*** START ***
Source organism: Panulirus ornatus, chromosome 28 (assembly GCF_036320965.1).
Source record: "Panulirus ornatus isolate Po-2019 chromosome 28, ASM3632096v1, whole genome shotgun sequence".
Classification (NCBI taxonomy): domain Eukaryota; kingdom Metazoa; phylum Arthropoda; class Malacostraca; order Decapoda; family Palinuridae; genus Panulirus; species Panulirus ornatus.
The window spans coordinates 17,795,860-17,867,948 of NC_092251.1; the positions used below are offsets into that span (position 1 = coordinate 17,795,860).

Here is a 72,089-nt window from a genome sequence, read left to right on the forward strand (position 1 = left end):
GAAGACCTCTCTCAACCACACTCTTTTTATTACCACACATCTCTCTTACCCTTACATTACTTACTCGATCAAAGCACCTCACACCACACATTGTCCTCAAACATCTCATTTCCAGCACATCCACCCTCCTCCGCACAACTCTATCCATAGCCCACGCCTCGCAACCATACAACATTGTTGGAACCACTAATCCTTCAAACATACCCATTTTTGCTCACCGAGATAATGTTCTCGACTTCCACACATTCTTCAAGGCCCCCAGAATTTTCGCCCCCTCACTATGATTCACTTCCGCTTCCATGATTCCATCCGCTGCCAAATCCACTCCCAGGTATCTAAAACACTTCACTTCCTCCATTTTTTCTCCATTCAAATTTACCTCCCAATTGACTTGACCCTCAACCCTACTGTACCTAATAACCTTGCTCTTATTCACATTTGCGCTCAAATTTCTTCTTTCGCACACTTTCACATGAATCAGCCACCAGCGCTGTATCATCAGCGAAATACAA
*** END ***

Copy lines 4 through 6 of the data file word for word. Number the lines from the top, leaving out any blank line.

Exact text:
The window spans coordinates 17,795,860-17,867,948 of NC_092251.1; the positions used below are offsets into that span (position 1 = coordinate 17,795,860).

Here is a 72,089-nt window from a genome sequence, read left to right on the forward strand (position 1 = left end):
GAAGACCTCTCTCAACCACACTCTTTTTATTACCACACATCTCTCTTACCCTTACATTACTTACTCGATCAAAGCACCTCACACCACACATTGTCCTCAAACATCTCATTTCCAGCACATCCACCCTCCTCCGCACAACTCTATCCATAGCCCACGCCTCGCAACCATACAACATTGTTGGAACCACTAATCCTTCAAACATACCCATTTTTGCTCACCGAGATAATGTTCTCGACTTCCACACATTCTTCAAGGCCCCCAGAATTTTCGCCCCCTCACTATGATTCACTTCCGCTTCCATGATTCCATCCGCTGCCAAATCCACTCCCAGGTATCTAAAACACTTCACTTCCTCCATTTTTTCTCCATTCAAATTTACCTCCCAATTGACTTGACCCTCAACCCTACTGTACCTAATAACCTTGCTCTTATTCACATTTGCGCTCAAATTTCTTCTTTCGCACACTTTCACATGAATCAGCCACCAGCGCTGTATCATCAGCGAAATACAA